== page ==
Every novel is special, but debuts especially so and I’m delighted to welcome Louise Mangos to the blog today! Louise’s debut novel, Strangers on a Bridge, was released in ebook by HQ Digital last month. I’m reading it at the moment, folks, and I have to say it is a gripping yarn! The paperback version will be published in August. In the meantime, here’s Louise to tell us a bit more about it.
Can you describe your new novel in one succinct but sensual sentence?
While out running one day in the Swiss Alps, English-born Alice Reed prevents a man jumping from a notorious suicide bridge, and he begins to stalk her.
Who is your favourite character and why?
My favourite character is Oliver, Alice’s youngest son. When I began writing the novel several years ago, my children were younger than the boys in the novel, but I often find it uncanny that my youngest son has partially become the young boy I created, although there is no similarity to the things Oliver experiences in the novel. My own son is changing and maturing in the way I hope Oliver will beyond the end of the story.
Which authors have been your main inspirations?
Two novels had a lasting influence on Strangers on a Bridge and I have long admired their authors for all of their work. The first was Enduring Love by Ian McEwan. The way he described the effects a stalker has on the protagonist’s life completely absorbed me, although the victim in McEwan’s novel is a man, and the setting could not be more different. The second was Louise Doughty’s Apple Tree Yard. Without revealing any spoilers for either Doughty’s or my novel, she shows how to create a devastating twist by keeping the reader out of an antagonist’s psyche, and this is what I wanted to convey in Strangers on a Bridge.
How does your writing process work; confusion and paper flying everywhere or calm and ordered?
My first novel took years to reach its final form. I wasn’t very disciplined when I started writing. I had a beginning and an end in my mind, but no real direction as to what would happen when I got there. Ultimately, I ended up writing beyond my initial ending. The novel has been dissected and put back together several times, and yes, there has been chaos on the cutting room floor.
The second novel, another thriller to be published with HQDigital next spring, needs very little structural editing (according to my editor). It was far more planned out, and took much less time to write once I had the basic plot in my head. The third thriller has been even easier to write. I think authors learn so much in the process of writing their first novels.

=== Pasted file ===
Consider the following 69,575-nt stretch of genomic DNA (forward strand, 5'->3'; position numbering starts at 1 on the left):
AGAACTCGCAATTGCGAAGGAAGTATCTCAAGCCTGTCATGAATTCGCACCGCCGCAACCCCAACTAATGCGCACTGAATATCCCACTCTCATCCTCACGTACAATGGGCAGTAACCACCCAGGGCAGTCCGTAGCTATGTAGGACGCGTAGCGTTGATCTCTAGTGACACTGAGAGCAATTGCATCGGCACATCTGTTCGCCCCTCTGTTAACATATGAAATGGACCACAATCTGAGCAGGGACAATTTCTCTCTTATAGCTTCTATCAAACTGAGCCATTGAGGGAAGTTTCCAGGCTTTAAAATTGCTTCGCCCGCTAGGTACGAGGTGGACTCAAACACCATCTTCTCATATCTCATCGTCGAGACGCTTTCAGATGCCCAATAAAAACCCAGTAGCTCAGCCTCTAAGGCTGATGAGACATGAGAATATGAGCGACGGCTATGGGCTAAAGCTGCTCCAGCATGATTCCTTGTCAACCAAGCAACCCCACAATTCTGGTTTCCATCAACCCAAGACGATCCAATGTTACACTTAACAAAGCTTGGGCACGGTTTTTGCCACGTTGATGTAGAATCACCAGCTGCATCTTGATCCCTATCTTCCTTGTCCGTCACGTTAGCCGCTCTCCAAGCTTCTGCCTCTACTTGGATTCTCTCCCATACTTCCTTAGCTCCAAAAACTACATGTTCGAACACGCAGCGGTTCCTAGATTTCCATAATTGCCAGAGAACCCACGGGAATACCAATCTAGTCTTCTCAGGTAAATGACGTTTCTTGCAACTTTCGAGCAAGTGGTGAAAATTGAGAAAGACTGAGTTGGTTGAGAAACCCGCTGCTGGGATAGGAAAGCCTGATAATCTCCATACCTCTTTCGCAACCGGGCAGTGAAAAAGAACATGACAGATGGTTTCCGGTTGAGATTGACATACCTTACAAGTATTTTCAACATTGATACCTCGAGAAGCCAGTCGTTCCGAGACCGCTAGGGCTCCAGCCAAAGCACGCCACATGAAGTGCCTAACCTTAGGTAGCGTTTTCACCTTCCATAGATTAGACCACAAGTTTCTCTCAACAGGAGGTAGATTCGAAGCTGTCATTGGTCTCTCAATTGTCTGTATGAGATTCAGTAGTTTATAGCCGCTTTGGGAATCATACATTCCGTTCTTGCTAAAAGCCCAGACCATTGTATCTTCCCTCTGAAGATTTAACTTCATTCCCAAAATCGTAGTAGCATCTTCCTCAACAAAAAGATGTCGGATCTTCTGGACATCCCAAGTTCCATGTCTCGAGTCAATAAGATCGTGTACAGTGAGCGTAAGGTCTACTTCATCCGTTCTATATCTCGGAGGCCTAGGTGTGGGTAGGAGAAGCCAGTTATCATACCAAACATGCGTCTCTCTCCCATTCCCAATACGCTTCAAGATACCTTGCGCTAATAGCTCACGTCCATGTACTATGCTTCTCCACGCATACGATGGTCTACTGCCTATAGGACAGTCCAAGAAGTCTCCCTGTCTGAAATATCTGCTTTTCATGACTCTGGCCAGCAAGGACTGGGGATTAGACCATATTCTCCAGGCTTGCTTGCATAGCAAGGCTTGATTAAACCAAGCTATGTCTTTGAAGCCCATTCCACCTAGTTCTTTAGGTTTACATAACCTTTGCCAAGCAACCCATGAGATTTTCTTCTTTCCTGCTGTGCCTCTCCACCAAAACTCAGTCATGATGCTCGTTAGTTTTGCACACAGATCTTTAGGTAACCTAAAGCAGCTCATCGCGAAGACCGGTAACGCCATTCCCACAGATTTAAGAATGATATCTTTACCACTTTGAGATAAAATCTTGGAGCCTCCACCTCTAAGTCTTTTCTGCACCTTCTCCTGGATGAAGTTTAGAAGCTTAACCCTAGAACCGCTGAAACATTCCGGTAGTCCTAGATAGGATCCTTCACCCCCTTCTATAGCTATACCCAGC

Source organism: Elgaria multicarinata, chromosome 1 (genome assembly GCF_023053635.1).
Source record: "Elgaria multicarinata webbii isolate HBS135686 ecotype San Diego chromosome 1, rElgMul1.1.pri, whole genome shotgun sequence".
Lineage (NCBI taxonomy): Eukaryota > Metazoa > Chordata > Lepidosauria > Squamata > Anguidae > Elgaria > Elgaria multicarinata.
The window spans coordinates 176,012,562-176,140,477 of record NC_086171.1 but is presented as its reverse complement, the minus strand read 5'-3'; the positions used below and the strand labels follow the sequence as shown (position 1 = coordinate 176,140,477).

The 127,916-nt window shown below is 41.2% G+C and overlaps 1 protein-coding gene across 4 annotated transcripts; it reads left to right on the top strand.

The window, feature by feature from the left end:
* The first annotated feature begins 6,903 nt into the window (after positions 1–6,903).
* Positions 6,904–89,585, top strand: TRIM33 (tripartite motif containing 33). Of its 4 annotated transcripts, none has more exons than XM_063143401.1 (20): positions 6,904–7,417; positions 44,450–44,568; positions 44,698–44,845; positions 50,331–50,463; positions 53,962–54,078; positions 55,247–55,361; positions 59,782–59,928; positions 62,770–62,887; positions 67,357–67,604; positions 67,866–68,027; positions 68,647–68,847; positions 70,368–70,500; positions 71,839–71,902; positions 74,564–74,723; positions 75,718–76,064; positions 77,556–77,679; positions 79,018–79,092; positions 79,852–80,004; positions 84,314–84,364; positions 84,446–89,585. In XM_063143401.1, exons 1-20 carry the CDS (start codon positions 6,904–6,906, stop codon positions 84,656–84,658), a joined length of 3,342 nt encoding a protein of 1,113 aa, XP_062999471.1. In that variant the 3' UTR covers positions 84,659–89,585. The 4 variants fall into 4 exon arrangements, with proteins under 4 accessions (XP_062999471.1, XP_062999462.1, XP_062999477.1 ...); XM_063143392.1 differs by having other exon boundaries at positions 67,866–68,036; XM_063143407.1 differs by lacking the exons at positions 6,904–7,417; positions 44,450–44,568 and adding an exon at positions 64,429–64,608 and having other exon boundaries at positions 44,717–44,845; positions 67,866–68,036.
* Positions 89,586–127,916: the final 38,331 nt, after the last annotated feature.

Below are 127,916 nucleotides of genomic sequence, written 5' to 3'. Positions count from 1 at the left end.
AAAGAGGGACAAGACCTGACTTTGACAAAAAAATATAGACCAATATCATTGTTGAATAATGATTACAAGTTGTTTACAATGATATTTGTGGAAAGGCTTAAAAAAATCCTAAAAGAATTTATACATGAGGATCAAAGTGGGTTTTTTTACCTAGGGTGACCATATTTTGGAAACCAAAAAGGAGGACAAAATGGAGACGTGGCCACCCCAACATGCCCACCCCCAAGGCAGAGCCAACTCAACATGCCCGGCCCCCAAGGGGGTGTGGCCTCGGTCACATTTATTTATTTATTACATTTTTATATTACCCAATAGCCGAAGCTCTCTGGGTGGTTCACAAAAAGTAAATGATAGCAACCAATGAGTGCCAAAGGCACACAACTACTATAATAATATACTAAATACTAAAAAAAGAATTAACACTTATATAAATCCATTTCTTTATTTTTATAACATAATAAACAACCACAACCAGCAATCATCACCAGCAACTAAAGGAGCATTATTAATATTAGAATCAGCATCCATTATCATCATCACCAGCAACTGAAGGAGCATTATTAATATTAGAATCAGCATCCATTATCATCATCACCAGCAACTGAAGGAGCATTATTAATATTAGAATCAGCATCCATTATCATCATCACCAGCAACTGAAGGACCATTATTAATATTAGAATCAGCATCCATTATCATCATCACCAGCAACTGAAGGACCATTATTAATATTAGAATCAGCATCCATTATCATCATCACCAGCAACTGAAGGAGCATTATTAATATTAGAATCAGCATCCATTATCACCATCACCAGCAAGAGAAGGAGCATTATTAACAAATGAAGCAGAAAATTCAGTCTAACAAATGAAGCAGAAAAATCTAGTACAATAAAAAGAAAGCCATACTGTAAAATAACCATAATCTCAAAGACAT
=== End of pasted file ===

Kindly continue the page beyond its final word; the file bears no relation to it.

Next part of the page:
I’m currently working on a historical crime novel, and this is a completely different process. I have to do so much more research, and have had to further tighten my writing discipline, paying more attention to the voice, dialogue and avoiding anachronisms (it is set in medieval Switzerland). It’s an altogether different process, and the work will take longer than books two and three together.
What is your guilty pleasure when writing? (Chocolate, wine, coffee…)
The first writing spurt of the day takes place between 6 and 9 am. I wouldn’t say it’s a guilty pleasure, but good old builder’s tea is necessary to fuel the process. My reward is my breakfast – a bowl of fruit, grains, nuts and yoghurt. I wouldn’t call it a ‘guilty’ pleasure, we should all enjoy a hearty breakfast, but I certainly look forward to food after those first three hours. My true guilty pleasure is a glass or two of prosecco at the end of a productive day. Depending on the number of glasses consumed, ‘guilt’ may occasionally play a role ;o)
Please share your blurb with us
To what lengths would you go to protect your family?
When Alice Reed goes on her regular morning jog in the peaceful Swiss Alps, she doesn’t expect to save a man from suicide. But she does. And it is her first mistake.
Adamant that they have an instant connection, Manfred’s charming exterior grows darker and his obsession with Alice grows stronger.
In a country far from home, where the police don’t believe her, the locals don’t trust her, and even her husband questions the truth about Manfred, Alice has nowhere to turn.
Thanks, Louise, I can’t wait to see where Alice’s journey takes me! You can purchase Strangers on a Bridge here.
ABOUT THE AUTHOR
Louise writes novels, short stories and flash fiction, which have won prizes, placed on shortlists, and have been read out on BBC radio. Her debut psychological thriller Strangers on a Bridge is published by HQDigital (Harper Collins) in all ebook formats and comes out in paperback on August 9th, 2018. You can connect with Louise on Facebook and Twitter @LouiseMangos, or visit her website www.louisemangos.com where there are links to more of her stories. Louise lives in Switzerland with her Kiwi husband and two sons.